Tom Gilbert
Hon. Fellow (Biology, BioArCh)

Profile

Biography

Tom Gilbert is an Honorary Fellow: Department of Biology, University of York - see BioArCh.

I obtained my BA in Biological Sciences from Oriel College, University of Oxford, predominantly focusing on the epidemiology of infectious disease, and the behavioural ecology of amphibious fish. Following this I moved over to more molecular biology based research, undertaking a D.Phil at Oxford’s Zoology Department under the supervision of Alan Cooper. My thesis, entitled ‘An assessment of the use of human samples in ancient DNA research’ focused on the characterization of some of the biochemical and contamination related problems of ancient human DNA research.

In 2003 I moved to the University of Arizona, to undertake a post-doctoral position under Dr Mike Worobey. In this time I predominantly focused my research on teasing nucleic acids (both DNA and RNA) out of archival formalin fixed human tissues, including a huge collection from the former Belgian Congo. The reason for doing this – the recovery and analysis of historic viral sequences, particularly HIV-1 – has been fairly productive and remains one of my key research interests.

In 2005 I commenced a Marie Curie Intra-European Fellowship at the Department of Biology, University of Copenhagen, and in late 2007 was awarded one of 3 ‘Skou’ Associate Professor Awards by the Danish National Science Foundation. This has enabled me to run a research group with a variety of biological, anthropological and archaeological interests.

Publications

Full publications list

  • Gilbert MTP et al. (2008) Paleo-Eskimo MtDNA genome reveals matrilineal discontinuity in Greenland. Science 320:1787-1789
  • Gilbert MTP et al. (2008). Intraspecific Phylogenetic Analysis of Siberian Woolly Mammoths Using Complete Mitochondrial Genomes. Proc Natl Acad Sci USA 105:8327-8332 Gilbert MTP et al. Science 329:786-789
  • Buckley M et al. (2008) Comment on “Protein Sequences from Mastodon and Tyrannosaurus rex Revealed by Mass Spectrometry”. Science 319:33c
  • Melchior L (2008) Rare mtDNA haplogropus and genetic differences in rich and poor danish Iron-age villages.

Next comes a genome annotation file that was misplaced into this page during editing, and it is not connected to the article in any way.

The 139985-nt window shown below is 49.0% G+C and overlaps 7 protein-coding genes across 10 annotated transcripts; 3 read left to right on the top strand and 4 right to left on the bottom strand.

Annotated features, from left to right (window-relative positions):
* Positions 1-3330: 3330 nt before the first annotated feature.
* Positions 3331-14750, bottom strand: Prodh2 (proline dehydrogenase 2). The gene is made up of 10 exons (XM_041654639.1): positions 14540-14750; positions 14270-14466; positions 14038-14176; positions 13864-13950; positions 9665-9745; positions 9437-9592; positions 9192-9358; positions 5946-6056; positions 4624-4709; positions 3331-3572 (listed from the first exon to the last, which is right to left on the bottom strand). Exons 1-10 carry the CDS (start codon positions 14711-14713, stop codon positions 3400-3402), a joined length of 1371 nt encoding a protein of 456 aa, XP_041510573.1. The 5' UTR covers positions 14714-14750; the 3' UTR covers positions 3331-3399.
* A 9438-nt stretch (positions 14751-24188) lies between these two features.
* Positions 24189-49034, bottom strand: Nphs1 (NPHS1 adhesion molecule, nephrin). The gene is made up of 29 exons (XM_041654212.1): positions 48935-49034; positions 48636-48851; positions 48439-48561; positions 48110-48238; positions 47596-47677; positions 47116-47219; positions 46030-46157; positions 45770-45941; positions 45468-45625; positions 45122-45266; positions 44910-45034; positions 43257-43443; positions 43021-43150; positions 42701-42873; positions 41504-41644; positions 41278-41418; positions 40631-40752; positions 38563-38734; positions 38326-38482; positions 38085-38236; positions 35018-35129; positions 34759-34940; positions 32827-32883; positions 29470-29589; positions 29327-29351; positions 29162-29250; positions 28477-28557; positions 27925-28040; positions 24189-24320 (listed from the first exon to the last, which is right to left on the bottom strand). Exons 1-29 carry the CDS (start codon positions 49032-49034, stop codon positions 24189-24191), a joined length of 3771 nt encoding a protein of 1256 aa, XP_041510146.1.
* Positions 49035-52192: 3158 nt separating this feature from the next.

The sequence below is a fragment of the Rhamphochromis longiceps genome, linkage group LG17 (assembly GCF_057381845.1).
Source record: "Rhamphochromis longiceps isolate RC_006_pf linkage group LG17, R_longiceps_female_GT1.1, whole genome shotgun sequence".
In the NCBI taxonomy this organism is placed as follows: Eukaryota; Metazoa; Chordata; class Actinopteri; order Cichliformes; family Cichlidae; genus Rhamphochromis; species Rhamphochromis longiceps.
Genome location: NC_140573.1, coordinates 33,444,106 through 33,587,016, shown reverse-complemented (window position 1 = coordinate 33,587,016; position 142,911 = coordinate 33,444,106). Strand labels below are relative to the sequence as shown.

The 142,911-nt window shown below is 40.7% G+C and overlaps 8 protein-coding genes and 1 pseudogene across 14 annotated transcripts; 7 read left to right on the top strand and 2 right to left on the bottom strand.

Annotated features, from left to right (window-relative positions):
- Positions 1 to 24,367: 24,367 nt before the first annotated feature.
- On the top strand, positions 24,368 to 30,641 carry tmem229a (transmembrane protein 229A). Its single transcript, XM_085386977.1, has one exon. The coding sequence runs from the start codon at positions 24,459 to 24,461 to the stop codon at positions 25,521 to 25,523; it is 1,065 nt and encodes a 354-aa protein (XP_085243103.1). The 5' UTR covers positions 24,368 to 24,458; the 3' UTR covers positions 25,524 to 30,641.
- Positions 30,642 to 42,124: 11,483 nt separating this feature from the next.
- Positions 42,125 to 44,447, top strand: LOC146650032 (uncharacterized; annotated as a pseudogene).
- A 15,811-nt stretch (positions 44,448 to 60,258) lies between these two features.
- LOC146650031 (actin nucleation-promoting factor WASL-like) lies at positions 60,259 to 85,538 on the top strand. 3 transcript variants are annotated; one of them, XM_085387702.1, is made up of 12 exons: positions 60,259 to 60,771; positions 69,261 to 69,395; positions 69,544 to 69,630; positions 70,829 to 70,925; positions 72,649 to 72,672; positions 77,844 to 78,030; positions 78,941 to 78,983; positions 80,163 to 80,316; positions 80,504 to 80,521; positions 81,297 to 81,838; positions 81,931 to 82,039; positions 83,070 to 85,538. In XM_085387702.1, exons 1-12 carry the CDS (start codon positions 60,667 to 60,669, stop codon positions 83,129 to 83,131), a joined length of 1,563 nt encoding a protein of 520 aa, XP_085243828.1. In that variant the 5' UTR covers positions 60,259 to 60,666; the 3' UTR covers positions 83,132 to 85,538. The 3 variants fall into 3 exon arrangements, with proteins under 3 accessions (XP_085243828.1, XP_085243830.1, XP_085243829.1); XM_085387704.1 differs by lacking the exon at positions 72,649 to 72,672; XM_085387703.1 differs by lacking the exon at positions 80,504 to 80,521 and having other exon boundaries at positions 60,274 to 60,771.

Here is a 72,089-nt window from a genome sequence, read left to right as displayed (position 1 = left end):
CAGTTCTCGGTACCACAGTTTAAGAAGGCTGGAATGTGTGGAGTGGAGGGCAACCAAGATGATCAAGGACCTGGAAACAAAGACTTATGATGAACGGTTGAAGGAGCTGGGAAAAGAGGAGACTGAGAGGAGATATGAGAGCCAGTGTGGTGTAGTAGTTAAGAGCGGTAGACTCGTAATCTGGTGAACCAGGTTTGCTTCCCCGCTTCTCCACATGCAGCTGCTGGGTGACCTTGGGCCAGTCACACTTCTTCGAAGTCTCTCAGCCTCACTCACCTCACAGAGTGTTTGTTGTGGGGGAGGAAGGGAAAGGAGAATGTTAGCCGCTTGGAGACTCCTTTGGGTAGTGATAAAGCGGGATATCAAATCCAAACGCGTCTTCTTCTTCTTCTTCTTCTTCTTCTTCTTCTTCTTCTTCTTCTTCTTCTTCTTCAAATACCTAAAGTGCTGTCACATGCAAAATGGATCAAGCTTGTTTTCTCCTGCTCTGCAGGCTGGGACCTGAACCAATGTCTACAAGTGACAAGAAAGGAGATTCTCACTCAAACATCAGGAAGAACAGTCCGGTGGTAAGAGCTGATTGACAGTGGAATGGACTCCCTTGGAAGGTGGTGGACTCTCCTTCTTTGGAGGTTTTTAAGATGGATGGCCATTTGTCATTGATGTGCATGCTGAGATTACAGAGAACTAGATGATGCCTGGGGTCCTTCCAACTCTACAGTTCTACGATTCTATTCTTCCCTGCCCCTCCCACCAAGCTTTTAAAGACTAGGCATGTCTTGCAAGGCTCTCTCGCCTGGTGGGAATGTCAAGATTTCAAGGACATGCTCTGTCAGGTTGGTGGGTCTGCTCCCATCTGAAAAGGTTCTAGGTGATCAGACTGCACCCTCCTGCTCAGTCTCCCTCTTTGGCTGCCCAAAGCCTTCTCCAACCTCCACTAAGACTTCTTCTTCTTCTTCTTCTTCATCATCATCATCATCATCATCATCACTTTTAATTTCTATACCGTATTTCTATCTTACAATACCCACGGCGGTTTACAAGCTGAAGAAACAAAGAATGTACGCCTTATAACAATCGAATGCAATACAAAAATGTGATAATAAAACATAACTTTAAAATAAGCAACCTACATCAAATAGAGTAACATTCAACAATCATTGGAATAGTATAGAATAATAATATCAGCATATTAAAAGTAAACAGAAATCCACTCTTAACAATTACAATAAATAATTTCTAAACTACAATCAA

• Am J Phys Anthropol 135:206-215 Malmström H et al. (2008) Barking up the wrong tree: Modern northern European dogs fail to explain their origin. BMC Evol Biology 8:71
  • Gilbert MTP et al. (2007) Whole-Genome shotgun sequencing of mitochondria from ancient hair shafts. Science 317:1927-1930
  • Gilbert MTP et al. (2007) Emergence of HIV/AIDS in the Americas and Beyond. Proc Natl Acad Sci USA 104:18566-18570
  • Wilson AS et al. (2007) Inca child sacrifice: isotopic and DNA evidence for ritual sequences. Proc Natl Acad Sci USA 104:16456-16461
  • Johnson SS et al. (2007) Ancient Bacteria show evidence of DNA repair. Proc Natl Acad Sci USA 104:14401-14405
  • Gilbert MTP et al. (2007) The isolation of nucleic acids from fixed, paraffin embedded tissues – which methods are useful when? PLoS ONE 6:e537
  • Willerslev E et al. (2007) Ancient Biomolecules from Deep Ice Cores Reveal a Forested Southern Greenland Science 317:111-114
  • Malmström H et al. (2007) More on contamination: Asymmetric molecular behaviour as a mean to identify authentic ancient human DNA. Mol Biol Evol 24:998-1004
  • Gilbert MTP et al. (2007) mtDNA from hair and nail clarifies the genetic relationship of the 15C Qilakitsoq Inuit mummies. Am J Phys Anthropol 133:847-853
  • Binladen J et al. (2007) The use of coded PCR primers enables high-throughput sequencing of multiple homolog amplification products by 454 parallel sequencing. PLoS ONE 2:e197
  • Gilbert MTP et al. (2007) Recharacterization of ancient DNA miscoding lesions: insights in the era of sequencing-by-synthesis. Nucleic Acids Res 35:1-10